Saturday, March 10, 2018

The Man Who Helped Save the Bay by Trying to Destroy It

The Man Who Helped Save the Bay by Trying to Destroy It

A critical appreciation by Charles Wollenberg.
Boom California on April 14, 2015

Editor's Note Is @Scott_Wiener a modern day John Reber with a fixation to "Save the Bay Area" by destroying it with SB827? In the 40s and 50s Reber proposed to filling the bay to reclaim land/build water storage. He was taken seriously too.

by Charles Wollenberg

A critical appreciation

In 1961 three remarkable women—Kay Kerr, Sylvia McLaughlin, and Ester Gulick— started Save the Bay, a grassroots citizens’ movement to preserve and protect San Francisco Bay. It turned out to be one of the most successful efforts at environmental activism in American history. As University of California, Berkeley geography professor Richard Walker has observed, the movement transformed the popular vision of the bay from a “place of production and circulation of goods and people… of no more aesthetic or spiritual import than today’s freeways” to a “vast scenic, recreational, and ecological open space.” New public policies ended bay fill, promoted the restoration of marshes and wetlands, and opened hundreds of miles of bay shoreline to the public. The bay became “the visual centerpiece of the metropolis, a watery commons for the region, and a source of pride to Bay Area residents.”1

Yet the dramatic achievements of the Save the Bay movement in the 1960s would not have been possible without the defeat of the Reber Plan in the 1950s. John Reber’s proposal to build two giant dams to transform most of the San Francisco Bay into two freshwater lakes would have destroyed the estuary as we know it. Had Reber’s dream come true, there would have been no bay to save. The Reber Plan also became a crucial and lasting symbolic inspiration for the movement to save the bay. Although the history of the Save the Bay movement is well documented, the rise and fall of the Reber Plan is less well known today. Almost entirely forgotten is the personal story of John Reber, a remarkable figure in Bay Area history who seemed to combine the ambition of Robert Moses, New York’s larger-than-life master planner, with the personality and personal frustrations of Willy Loman, the tragic hero of Arthur Miller’s Death of a Salesman.2

Via Flickr user Anika Erdmann.

When twenty-year-old John Reber came to California from his native Ohio in 1907, he planned to become a teacher. But he couldn’t resist the siren call of show business and instead became an actor, director, and writer. He wrote screenplays for Mack Sennet comedies. (Reber said his method was to write tragedies and then “throw in a couple of custard pies” for laughs.) For two decades, he made a good living writing and directing plays and pageants in communities up and down California. Local service clubs such as the Elks usually sponsored the productions, which featured townspeople in the cast. Reber estimated he staged more than 300 performances in sixty towns and cities with local casts of 100 to 5,000 people. This put him in contact with “all the best people,” influential men and women who might later support his bay plan. Senator and former Governor Hiram Johnson said Reber knew more people than anyone else in California. Reber believed his show business experience prepared him to create his grand plan. “What is master planning but stage managing an area?” he asked. According to Reber, the implementation of the plan would be “the greatest pageant on earth.”3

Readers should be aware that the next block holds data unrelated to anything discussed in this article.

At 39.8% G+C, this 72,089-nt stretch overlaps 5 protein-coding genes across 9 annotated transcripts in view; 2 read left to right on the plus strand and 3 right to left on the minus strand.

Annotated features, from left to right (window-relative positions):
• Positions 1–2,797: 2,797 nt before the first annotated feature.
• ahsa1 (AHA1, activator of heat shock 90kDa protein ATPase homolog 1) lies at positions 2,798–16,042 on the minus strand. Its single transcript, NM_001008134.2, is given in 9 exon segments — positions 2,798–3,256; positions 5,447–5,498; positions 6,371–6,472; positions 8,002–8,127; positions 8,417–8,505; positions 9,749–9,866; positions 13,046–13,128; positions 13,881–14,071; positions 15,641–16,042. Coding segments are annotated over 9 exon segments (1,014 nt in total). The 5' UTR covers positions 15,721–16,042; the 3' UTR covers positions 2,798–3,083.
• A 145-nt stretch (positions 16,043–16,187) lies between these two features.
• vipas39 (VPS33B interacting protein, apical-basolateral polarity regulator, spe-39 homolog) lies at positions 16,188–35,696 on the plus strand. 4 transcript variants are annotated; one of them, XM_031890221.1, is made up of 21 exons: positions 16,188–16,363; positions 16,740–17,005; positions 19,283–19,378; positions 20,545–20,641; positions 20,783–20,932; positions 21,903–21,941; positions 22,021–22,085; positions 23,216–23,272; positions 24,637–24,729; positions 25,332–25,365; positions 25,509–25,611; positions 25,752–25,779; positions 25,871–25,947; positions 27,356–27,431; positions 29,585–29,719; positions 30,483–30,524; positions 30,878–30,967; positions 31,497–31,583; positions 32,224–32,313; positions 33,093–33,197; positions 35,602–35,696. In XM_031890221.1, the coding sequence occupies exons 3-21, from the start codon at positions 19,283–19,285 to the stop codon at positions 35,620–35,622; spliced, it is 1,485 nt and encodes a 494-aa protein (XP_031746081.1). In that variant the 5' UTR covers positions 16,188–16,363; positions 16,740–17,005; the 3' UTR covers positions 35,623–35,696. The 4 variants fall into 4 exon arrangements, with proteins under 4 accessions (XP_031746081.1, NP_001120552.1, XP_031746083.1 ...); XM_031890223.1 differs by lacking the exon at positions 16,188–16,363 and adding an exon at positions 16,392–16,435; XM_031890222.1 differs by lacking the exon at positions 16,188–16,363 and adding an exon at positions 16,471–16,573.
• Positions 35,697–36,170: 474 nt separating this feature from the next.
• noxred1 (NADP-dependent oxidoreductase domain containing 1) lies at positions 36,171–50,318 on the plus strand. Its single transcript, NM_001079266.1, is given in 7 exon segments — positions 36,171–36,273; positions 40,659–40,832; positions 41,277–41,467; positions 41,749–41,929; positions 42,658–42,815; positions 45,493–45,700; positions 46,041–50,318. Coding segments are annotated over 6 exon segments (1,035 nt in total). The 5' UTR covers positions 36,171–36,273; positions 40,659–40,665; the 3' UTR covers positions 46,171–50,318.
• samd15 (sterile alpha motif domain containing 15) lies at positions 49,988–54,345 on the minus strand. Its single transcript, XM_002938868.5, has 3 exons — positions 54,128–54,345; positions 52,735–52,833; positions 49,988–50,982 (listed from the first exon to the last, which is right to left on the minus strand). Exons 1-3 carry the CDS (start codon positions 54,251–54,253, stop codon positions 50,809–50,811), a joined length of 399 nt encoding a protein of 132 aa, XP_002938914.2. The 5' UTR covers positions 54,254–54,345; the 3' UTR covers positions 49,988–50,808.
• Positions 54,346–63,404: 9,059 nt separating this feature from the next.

Reber argued the bay was “a geographic mistake,” interfering with the efficient operation of the surrounding metropolis. Because of the bay, the transcontinental railroad ended in Oakland instead of its natural destination, San Francisco. Reber initially favored an earthen causeway to bring the rails directly into the city. But as he traveled around California and learned of the extraordinary value of freshwater to the state’s development, his plan became far more ambitious. By 1929 his proposal included two large earth-filled dams, one located just south of the current Bay Bridge and the other at the approximate location of today’s Richmond-San Rafael Bridge. While the tops of the structures would serve as transportation corridors for rail and auto traffic, the dams would also block saltwater intrusion into both the north and south bays, creating two massive freshwater lakes. Under the Reber Plan, only about 15 percent of the present bay would have remained subject to ocean tides. Reber estimated the lakes would store about 10 million acre-feet of water, more than twice the capacity of Lake Shasta, California’s largest reservoir. The water would have been available for residential and industrial use around the bay and for irrigation in regional agricultural areas such as the Santa Clara Valley.4